Why Getting Mugged by a Blockhead is a Good Thing for Teacher Retention

Guest post by Melissa D. Hensley

Central High School, an 800-student school in rural Woodstock, VA, has felt the effects of the national teacher shortage this year. We replaced a third of our staff as teachers left for higher paying jobs or relocated to take positions closer to their family. This high turnover rate alarmed us and caused our staff to discuss the impact of teacher turnover and develop a teacher-led strategic plan to increase retention. These efforts have led to a renewed commitment from our teachers to support each other and strengthen our school community. 

Our faculty began by identifying key factors that are preventing them from being the best teachers they can be. The analysis revealed that teachers need support designed to meet their specific professional development goals, and they also need time to get to know one another to develop and maintain a collaborative environment where they could work and feel comfortable asking each other for help.

“Blockheads” Are Better than One

The “Blockhead” program was developed and named by the faculty to address individualized professional development. “Blockheads” are teachers who have a common planning period and agree to meet as a team at least once a month to identify and discuss areas of interest and concern. Teams are structured to include a variety of subjects, grade levels, and new and veteran teachers, which helps to provide additional assistance for new teachers. At the onset of the school year, each team established norms and a formal goal and measurement tool for its impact on student learning. Our faculty is in the first year of implementation of this teacher-led program; however, immediate feedback has been positive.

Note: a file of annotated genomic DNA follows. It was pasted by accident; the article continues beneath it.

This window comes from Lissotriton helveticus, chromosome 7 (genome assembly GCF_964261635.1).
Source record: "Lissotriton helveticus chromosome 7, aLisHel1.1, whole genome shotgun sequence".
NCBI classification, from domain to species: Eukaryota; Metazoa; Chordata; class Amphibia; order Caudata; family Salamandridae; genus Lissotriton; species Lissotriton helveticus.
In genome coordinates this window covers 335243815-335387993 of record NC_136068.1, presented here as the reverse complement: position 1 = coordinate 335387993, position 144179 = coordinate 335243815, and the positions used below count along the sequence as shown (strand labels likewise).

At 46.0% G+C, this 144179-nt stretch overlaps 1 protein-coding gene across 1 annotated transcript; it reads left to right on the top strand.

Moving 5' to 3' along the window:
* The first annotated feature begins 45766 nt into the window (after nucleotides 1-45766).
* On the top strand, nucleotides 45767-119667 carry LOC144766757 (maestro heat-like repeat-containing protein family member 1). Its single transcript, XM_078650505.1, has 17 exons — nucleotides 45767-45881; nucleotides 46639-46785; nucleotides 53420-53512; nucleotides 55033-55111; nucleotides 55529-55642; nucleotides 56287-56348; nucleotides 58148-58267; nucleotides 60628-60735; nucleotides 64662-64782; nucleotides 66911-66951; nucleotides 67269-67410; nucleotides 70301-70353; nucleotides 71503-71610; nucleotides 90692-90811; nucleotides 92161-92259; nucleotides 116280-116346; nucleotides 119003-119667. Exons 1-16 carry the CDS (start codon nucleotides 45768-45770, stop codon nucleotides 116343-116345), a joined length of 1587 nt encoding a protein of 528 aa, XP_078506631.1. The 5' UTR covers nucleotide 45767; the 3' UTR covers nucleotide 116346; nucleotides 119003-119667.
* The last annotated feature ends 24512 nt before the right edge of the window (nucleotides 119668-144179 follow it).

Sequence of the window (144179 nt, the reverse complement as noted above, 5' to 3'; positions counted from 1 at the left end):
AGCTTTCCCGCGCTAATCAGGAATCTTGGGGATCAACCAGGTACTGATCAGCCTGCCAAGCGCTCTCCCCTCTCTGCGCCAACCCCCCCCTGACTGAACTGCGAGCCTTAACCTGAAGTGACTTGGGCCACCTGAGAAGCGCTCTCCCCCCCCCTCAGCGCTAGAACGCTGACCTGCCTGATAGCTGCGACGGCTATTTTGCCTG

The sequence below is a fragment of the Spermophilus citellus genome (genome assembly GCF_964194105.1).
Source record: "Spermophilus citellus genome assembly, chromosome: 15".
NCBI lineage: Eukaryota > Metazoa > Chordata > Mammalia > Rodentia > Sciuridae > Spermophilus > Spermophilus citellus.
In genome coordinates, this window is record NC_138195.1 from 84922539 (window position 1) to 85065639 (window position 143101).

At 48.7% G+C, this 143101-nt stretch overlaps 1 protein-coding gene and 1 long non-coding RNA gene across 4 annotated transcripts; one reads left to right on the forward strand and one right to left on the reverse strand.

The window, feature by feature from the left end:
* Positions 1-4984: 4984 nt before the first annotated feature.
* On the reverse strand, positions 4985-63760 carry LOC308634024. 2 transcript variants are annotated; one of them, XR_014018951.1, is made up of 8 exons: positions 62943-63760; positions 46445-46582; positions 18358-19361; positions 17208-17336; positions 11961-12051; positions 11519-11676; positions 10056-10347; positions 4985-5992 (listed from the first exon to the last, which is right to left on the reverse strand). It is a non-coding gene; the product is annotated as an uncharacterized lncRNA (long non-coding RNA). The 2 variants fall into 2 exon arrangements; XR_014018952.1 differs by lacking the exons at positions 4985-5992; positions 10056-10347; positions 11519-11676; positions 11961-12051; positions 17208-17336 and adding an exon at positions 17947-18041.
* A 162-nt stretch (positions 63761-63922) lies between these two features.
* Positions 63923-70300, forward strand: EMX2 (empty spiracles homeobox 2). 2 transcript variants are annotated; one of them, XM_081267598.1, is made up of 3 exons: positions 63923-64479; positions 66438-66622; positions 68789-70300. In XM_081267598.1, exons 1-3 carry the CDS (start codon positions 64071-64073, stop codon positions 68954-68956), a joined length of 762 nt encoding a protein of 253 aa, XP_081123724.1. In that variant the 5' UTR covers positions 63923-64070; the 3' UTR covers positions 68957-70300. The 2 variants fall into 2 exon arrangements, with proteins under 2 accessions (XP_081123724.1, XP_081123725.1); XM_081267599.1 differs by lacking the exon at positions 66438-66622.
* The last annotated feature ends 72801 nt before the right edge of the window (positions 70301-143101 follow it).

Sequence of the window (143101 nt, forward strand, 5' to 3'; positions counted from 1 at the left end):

This Mug’s for You

Another goal for our faculty was to find a way to meet the staff’s social and emotional needs to aid in stress relief and build team camaraderie. Staff members take a reinforcement survey, which identifies what motivates them. To see this survey, click here. Our administrative team and the school’s social committee use the results of the survey to select appropriate individual and group rewards for the staff, such as positive notes, coupons for jeans days, no-duty days, and more. We also created the “I’ve Been Mugged” program, where one teacher gives another teacher a mug filled with things identified on the reinforcement survey. The “mugged” teachers are then asked to “mug” someone else who has not yet received a mug.

Teachers taking intentional steps to support one another professionally, socially, and emotionally has resulted in the most positive start to a school year that I have experienced in my 20-plus years as a school administrator. It is our hope that more supported and motivated teachers will lead to higher retention rates and a stronger overall school community.

What does your school do to help motivate and retain teachers?

Melissa D. Hensley serves as the principal of Central High School, located in the heart of the Shenandoah Valley in Woodstock, VA. She is the 2016 Virginia Secondary Principal of the Year and a 2017 National Principal of the Year Finalist. Central High School is a 2015 National Blue Ribbon School for Exemplary Academic Performance.

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